Cinema Lumiere - Sala Officinema/Mastroianni > 10:15


John Emerson
Piano accompaniment by

Maud Nelissen and Donald Sosin


Saturday 02/07/2016


Original version with simultaneous translation through headphones


Film Notes

This seems to be the third film Frank Borzage directed, then aged twenty- two. He does not act in it, and the scenario was written by someone called Lorimer Johnston, then aged fifty-eight. The print is of poor quality, the image blurred. Nothing enthralling in the plot or the characters – an aged organist, the aged organist’s daughter and a young organist, who might be a crook. I find myself in serious trouble explaining why this grey little film appears to me like a perfect Borzage, a beautiful, moving work, unpretentious, emanating a great sense of harmony and humanity. How much of Borzage have we seen since he was rediscovered twenty-five years ago? Far too little for our good.

Mariann Lewinsky

Cast and Credits

Scen.: Lorimer Johnston. Int.: George Periolat (Josiah Pringle), Vivian Rich (Faith Pringle), Gayne Whitman (Gordon Howard), Antrim Short. Prod.: American Film Manufacturing Company. 35mm. L.: 870 m. D.: 42’ a 18 f/s. Bn.


Film Notes

According to Anita Loos’ highly unreliable (but diverting) memoir The Talmadge Girls, D.W. Griffith, as supervisor for the Fine Arts Corporation, asked Loos to write a script for Norma Talmadge after being pestered by Talmadge’s formidable mother Peg. Whatever the truth, Loos’ future husband John Emerson began shooting The Social Secretary in Triangle’s Yonkers studio by late June 1916, and was finished in three weeks. Reviews were glowing, with the greatest praise going to Norma, such as Thomas C. Kennedy in “Motography”: “There is no doubt that the girl around whom Miss Loos wrote this melodramatic comedy makes an irresistible bid for the affection and sympathy of the spectator but one cannot be so sure that this fact is traceable to the author’s efforts. The medium has a lot to do with it and in this case the medium is Norma Talmadge”. The actress had been charming audiences for five years at Vitagraph, but now the big time loomed, and one month after the release of The Social Secretary, Lewis Selznick formed the Norma Talmadge Film Corporation, with her future husband Joseph Schenck as president.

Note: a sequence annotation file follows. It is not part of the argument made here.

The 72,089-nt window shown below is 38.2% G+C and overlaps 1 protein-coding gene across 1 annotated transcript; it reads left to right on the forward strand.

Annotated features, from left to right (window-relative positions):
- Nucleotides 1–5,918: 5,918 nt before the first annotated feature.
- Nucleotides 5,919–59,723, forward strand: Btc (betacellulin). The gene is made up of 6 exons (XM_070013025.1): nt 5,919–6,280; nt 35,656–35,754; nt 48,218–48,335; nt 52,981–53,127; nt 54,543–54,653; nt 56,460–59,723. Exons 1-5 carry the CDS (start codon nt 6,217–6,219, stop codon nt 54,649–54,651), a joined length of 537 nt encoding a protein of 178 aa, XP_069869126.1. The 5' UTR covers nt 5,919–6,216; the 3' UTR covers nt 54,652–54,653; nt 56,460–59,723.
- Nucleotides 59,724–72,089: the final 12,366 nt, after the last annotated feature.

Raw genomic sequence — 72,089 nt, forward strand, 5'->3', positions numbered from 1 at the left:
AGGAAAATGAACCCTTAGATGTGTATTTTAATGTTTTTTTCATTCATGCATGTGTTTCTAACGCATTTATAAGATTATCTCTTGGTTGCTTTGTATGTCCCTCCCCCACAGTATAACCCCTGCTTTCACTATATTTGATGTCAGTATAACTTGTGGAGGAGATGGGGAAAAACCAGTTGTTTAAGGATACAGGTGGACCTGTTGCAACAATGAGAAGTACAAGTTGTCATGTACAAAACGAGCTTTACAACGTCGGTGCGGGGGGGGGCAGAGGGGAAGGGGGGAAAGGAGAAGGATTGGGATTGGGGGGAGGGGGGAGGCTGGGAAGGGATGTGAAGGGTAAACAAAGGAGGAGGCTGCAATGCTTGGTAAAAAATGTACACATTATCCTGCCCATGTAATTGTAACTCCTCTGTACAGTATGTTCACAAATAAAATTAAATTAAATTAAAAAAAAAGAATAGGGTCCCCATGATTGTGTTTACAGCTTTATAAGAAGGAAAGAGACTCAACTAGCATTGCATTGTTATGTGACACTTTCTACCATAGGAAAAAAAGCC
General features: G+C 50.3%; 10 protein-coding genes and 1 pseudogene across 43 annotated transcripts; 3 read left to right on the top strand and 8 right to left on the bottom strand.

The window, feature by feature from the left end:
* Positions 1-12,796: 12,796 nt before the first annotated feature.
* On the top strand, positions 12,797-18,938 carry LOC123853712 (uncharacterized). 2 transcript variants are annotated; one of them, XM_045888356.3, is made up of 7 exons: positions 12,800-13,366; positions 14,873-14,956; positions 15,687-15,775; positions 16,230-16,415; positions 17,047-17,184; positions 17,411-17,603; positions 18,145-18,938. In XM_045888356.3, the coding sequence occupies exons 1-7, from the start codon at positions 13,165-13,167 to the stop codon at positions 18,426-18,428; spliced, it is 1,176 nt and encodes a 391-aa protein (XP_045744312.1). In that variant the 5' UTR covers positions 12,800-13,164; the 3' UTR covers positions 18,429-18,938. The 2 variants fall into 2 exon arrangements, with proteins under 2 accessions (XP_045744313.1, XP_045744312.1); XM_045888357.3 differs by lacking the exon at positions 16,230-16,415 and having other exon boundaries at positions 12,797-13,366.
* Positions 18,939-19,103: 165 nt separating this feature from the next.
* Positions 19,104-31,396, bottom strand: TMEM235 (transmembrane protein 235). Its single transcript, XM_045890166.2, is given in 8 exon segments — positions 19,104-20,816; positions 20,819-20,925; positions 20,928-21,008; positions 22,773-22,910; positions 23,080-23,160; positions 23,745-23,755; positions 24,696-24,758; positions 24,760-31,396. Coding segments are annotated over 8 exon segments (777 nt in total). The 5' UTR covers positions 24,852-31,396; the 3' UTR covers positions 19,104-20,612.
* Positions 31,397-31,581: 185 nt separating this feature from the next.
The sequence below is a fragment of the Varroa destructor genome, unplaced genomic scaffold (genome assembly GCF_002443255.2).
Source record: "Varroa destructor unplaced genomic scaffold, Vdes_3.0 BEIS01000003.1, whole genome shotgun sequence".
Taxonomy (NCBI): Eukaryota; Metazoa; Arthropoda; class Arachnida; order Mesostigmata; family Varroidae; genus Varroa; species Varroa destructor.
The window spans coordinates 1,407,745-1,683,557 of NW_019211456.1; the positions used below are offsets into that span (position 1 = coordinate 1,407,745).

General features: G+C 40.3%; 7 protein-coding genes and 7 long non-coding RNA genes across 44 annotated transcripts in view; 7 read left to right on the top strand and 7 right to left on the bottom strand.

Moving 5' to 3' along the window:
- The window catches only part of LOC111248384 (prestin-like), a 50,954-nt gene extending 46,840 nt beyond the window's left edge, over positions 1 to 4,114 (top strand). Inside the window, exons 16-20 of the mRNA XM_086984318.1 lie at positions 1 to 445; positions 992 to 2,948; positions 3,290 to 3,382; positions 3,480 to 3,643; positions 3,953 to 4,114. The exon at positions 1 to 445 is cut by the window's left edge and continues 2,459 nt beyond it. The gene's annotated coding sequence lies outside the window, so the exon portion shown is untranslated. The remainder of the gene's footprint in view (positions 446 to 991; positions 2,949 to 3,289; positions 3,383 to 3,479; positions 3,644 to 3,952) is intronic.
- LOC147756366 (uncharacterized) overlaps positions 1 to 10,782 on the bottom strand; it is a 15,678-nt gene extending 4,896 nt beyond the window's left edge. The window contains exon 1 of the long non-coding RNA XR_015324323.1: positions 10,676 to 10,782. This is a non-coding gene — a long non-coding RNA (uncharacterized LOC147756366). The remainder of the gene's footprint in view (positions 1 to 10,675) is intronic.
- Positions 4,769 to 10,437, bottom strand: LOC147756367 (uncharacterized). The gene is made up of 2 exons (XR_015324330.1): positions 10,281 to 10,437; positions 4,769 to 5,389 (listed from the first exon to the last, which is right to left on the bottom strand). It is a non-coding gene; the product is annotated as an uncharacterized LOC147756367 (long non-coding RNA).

Film historians frequently discuss the ‘novel’ treatment of sexual harassment here, yet the main complaint by critics of the era was that the subject already felt old hat. Such are the pitfalls of scholarship too focused on present-day sensibilities, without sufficient historical background.

Jay Weissberg

Cast and Credits

Scen: Anita Loos, Alfred H. Moses Jr., John Emerson. F.: Alfred H. Moses, Jr. Ass. regia: Erich von Stroheim. Int.: Norma Talmadge (Mayme), Kate Lester (signora Peabody-de Puyster), Helen Weer (Elsie de Puyster), Gladden James (Jimmie de Puyster), Herbert Frank (conte Limonittiez), Eric von Stroheim (Adam Buzzard), Nathaniel Sack. Prod.: Fine Arts Film Co. / Triangle Film Corp. 16mm. L.: 1111 m. D.: 56’ a 18 f/s. Tinted.